Well, it comes down to the individual evolutions within the planetary system. In fact, the relationships are so complex that researchers are still trying to understand the exact processes that shaped our Solar System. However, it mostly comes down to the factors that occur after the planets start to form.

For example, instability events can occur in a planetary system during or after its formation, causing the material distribution to change. For example, the Grand Tack scenario has been famously proposed, in which Jupiter migrated inward through the asteroid belt and then out beyond the frost line again. This truncates the inner protoplanetary disk to around 1 AU, limiting the amount of material Mars can grow from. Thus, it explained why its actual mass is so tiny (~0.1 Earth masses), much smaller than the estimated masses from simulations.

An illustration explaining how the Grand Tack scenario might have occurred.
Note that sizes are not to scale, and the arrows indicate long-term change in orbital distance

In addition, processes that take place after a planet forms can also influence its appearance. For example, it is well-known that Mars might have once had water on its surface, just like Earth. However, through some mechanism, it was lost from our sight. There are still a few theories as to why this is the case, ranging from the loss of a protective magnetic field to simply water going underground. However, regardless of what this process was, this probably made Mars look different from Earth.


In this article, we briefly explained why planets are different from each other. This could be due to frost lines influencing material availability across various distances, or it could be some other processes that take place after the planets start grabbing material. If you would like us to include more details in this article, please comment below to give your suggestions.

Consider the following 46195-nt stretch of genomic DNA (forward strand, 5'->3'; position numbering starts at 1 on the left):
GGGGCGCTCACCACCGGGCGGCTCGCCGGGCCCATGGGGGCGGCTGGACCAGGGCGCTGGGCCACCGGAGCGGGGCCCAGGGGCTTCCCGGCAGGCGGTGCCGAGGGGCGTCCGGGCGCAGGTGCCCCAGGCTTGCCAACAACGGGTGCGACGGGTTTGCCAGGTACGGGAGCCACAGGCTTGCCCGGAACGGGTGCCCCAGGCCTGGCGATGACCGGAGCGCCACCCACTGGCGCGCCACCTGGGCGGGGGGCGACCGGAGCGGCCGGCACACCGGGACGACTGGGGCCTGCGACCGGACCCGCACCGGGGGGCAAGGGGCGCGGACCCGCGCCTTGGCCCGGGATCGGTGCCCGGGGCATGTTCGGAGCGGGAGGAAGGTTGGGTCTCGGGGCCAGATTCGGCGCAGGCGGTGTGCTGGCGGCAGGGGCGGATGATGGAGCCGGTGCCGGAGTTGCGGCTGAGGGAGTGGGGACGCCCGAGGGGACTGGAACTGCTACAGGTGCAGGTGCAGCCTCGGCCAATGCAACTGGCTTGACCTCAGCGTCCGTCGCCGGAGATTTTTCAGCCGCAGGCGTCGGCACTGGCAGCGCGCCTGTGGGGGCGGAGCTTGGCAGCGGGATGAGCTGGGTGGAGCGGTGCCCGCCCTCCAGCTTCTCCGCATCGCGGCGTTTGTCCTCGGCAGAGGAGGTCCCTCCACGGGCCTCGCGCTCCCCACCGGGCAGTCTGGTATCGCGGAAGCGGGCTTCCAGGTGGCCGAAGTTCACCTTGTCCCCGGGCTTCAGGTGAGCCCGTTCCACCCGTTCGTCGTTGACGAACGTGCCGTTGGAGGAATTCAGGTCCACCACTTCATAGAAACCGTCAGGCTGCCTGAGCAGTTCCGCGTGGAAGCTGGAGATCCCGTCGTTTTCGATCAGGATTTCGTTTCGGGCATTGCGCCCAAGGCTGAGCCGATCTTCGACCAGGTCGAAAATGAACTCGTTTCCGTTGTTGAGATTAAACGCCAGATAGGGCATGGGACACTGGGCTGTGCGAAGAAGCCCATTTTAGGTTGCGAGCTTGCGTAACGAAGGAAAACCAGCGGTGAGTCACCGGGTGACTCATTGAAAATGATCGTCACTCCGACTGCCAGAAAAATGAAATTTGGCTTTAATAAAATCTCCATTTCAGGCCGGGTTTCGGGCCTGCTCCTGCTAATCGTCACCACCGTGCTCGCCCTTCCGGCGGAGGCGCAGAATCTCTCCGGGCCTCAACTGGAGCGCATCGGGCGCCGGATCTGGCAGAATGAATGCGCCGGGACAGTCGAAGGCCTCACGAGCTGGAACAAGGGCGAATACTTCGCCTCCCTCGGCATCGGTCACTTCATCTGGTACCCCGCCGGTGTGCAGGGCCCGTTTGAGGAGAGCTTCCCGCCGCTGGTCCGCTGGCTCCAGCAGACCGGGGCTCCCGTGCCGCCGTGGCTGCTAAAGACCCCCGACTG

1. Lecar et al. (2006, February 9). “On the Location of the Snow Line in a Protoplanetary Disk”. Retrieved April 8, 2023, from https://arxiv.org/abs/astro-ph/0602217
  2. Mulders et al. (2015, May 13). “The snow line in viscous disks around low-mass stars”. Retrieved April 8, 2023, from https://arxiv.org/abs/1505.03516
  3. (n.d.). “Overview of the Solar System”. Retrieved April 8, 2023, from https://ircamera.as.arizona.edu/Astr2016/lectures/solarsysovervw.htm
  4. Wall, M. (2014, May 1). “Why Is Mars So Much Smaller Than Earth?” Retrieved April 8, 2023, from https://www.space.com/25710-mars-size-planet-formation-theories.html
  5. Beall, A. (2017, April 7). “Mars is so small because Jupiter shook up its formation”. Retrieved April 8, 2023, from https://www.newscientist.com/article/2127273-mars-is-so-small-because-jupiter-shook-up-its-formation/
  6. (2011, August 19). “Jupiter’s “Grand Tack” Reshaped the Solar System”. Retrieved April 8, 2023, from https://astrobiology.nasa.gov/news/jupiters-grand-tack-reshaped-the-solar-system/

Related Posts

Leave a Comment

* By using this form you agree with the storage and handling of your data by this website.